Learning in San Pedro

It's funny, I'm thinking about it, and I don't think I know the name of the Spanish school where we've been studying for the last three days. I know that my teacher's name is Javier, and that he arranged for us to stay with a family of one mother and 4 kids in the middle of a jumble of cinder block and corrugated steel houses. (Dad is out of town for work for the next 5 years!) I know that to get to class you walk down the hill from where we're staying, and turn through a gate that says something about selling chickens in Spanish, and walk past the chickens up a ton of concrete steps, and I know that there is only one (soon to be two) other student there besides Angel and I. I know that they partner with an organization called Trek for Kids to help arrange hikes that send gringo money to fund education for kids on Lake Atitlan. But I'm not sure what the school is called. (Update: I've been reminded that it is Guatemaya.)

And that might help set up the atmosphere that we"ve been living in for the last four days or so. Despite the structured education we get for 4 hours a day, it hasn't seemed so much like we're "enrolled in Spanish classes" as that we came to Guatemala, met a few people, and spend most of our time trying to communicate with them. Which is to say this is a nice way to travel and learn Spanish. It feels immersive.

When we aren't in class we have mostly just been wandering around town, playing with the kids at the house (Juan Manuel, Chusita, Juanita, Estephani (sp?)) and/or taking naps. There is a great coffee shop (bring the beans down from the local hill, dry them in a field, take them to the shop, roast them there, grind them and make 'em into drinks), which we have been to most days - not the cheapest habit, but it has kind of turned into our local embassy. If you are getting emails or reading these posts, they are probably arriving courtesy of the wifi at Cafe Cristalina. We help out with dishes around the house, Maria (mom) makes us three meals a day, and we do our homework.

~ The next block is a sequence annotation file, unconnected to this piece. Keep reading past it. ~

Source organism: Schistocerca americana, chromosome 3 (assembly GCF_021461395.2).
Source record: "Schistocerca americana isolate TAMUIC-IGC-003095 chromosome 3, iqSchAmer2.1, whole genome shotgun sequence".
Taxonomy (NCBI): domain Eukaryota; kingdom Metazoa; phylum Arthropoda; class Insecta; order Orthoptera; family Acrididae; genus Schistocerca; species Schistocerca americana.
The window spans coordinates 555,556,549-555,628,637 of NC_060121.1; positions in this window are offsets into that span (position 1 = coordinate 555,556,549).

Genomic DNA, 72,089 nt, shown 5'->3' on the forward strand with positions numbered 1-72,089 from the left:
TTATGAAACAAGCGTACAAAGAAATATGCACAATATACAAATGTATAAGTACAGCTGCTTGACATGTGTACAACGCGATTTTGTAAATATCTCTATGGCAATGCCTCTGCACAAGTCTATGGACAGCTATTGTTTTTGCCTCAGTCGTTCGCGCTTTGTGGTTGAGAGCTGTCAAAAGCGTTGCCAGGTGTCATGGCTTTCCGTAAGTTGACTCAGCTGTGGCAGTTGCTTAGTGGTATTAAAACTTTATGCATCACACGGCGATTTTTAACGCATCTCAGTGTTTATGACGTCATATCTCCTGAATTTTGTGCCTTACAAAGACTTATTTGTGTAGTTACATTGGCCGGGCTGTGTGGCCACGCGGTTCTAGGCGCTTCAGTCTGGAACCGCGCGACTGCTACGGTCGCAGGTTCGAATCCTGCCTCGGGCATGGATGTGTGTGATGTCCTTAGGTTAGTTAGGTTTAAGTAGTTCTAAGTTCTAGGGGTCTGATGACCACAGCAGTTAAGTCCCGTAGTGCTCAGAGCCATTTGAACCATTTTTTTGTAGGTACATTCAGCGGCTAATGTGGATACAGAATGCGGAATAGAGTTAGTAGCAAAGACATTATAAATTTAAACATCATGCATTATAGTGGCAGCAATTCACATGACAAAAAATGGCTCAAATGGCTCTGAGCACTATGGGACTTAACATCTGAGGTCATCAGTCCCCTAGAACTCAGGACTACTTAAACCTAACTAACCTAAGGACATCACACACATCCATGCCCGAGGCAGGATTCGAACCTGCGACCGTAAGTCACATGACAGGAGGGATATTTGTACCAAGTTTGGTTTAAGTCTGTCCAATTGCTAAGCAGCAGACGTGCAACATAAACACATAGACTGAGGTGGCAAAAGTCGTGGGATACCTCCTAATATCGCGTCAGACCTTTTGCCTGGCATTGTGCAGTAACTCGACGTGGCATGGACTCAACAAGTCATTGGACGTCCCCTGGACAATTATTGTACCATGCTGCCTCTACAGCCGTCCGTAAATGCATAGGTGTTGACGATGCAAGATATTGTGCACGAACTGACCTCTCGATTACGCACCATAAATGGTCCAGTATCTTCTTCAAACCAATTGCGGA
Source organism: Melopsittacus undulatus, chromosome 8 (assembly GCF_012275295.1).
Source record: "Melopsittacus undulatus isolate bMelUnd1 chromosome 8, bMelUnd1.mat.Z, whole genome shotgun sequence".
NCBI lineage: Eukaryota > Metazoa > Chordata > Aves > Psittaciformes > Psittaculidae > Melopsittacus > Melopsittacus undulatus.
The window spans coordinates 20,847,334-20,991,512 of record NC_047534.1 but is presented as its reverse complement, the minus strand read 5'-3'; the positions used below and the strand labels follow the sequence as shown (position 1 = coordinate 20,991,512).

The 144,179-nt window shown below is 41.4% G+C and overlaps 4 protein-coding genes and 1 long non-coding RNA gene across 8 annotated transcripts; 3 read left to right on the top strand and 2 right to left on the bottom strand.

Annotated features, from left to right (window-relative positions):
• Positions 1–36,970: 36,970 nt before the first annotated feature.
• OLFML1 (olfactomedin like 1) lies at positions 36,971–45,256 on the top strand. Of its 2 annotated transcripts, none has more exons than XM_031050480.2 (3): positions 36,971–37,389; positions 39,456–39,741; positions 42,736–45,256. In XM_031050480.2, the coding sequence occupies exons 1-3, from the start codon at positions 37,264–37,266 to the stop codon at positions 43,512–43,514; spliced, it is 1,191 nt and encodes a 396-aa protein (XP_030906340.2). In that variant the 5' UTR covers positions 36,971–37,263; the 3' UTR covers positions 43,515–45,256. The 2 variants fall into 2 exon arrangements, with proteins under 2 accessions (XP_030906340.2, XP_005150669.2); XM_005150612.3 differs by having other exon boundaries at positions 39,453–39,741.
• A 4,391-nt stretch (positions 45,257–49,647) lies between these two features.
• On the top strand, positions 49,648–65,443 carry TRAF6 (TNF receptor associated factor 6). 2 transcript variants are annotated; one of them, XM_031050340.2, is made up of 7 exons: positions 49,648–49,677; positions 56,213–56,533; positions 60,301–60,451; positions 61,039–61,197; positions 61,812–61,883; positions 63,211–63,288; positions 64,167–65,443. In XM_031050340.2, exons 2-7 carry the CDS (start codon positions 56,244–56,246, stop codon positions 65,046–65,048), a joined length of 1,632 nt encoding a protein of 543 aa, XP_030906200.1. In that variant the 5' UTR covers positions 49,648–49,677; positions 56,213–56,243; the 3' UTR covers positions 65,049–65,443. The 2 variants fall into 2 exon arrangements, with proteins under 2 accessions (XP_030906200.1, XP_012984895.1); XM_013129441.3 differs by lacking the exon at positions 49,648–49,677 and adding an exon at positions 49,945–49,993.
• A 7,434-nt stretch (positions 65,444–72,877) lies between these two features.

Guatemala feels different from anywhere else I have travelled.There's an interesting mix of the totally familiar and the foreign. San Pedro has a big gringo population - mostly students and backpackers and drifter types, but also a few missionaries and I think some people who have settled here. As a result it is easy to get an awesome curry or hamburger. But there is, as per usual, a clear separation between the tourists and the locals. We see a few other students during the day in our neighborhood, but generally they all hang out down the hill in a clearly demarcated strip of bars and shops.

We are basically splitting the cultural difference and shop with the locals when we aren't at the Cafe. We went to a fiesta celebrating Santa Maria last night with the family, which included a parade, firework set off way closer to crowds and homes than would be legal in the US, and a religious ceremony that I didn't understand because I stink at Spanish.

The buildings are a bit ramshackle, and in some ways  it fits the description of a dusty third world community, with rebar, stray dogs and corrugated metal every where, but the overall quality of life seems pretty good: kids playing in the streets, some level of financial security with the tourist draw of the lake and the coffee climate, and a general sense of relaxed island life (even though it's not technically an island the best way to get here is by boat) . San Pedro seems like a great little community in a stunning location, and the people here seem friendly and helpful.

We also had our first experience with guided trekking, which sounds exotic but in this case really just meant paying a local to show us where a trail is and walk with us along the way. Hiking infrastructure of printed maps and professionally maintained trail is minimally available here, so paying someone to make sure you don't get lost seems to be the common approach. One advantage of that situation is that having a guide is a great way to practice Spanish. We have a camping trip planned with our teacher next weekend, and are trying to sort out some logistics for a three day trip between Atitlan and Xela sometime soon.

Life here so far is nice - relaxed, Carribean flavored a little bit to go along with the Maya and Spanish.

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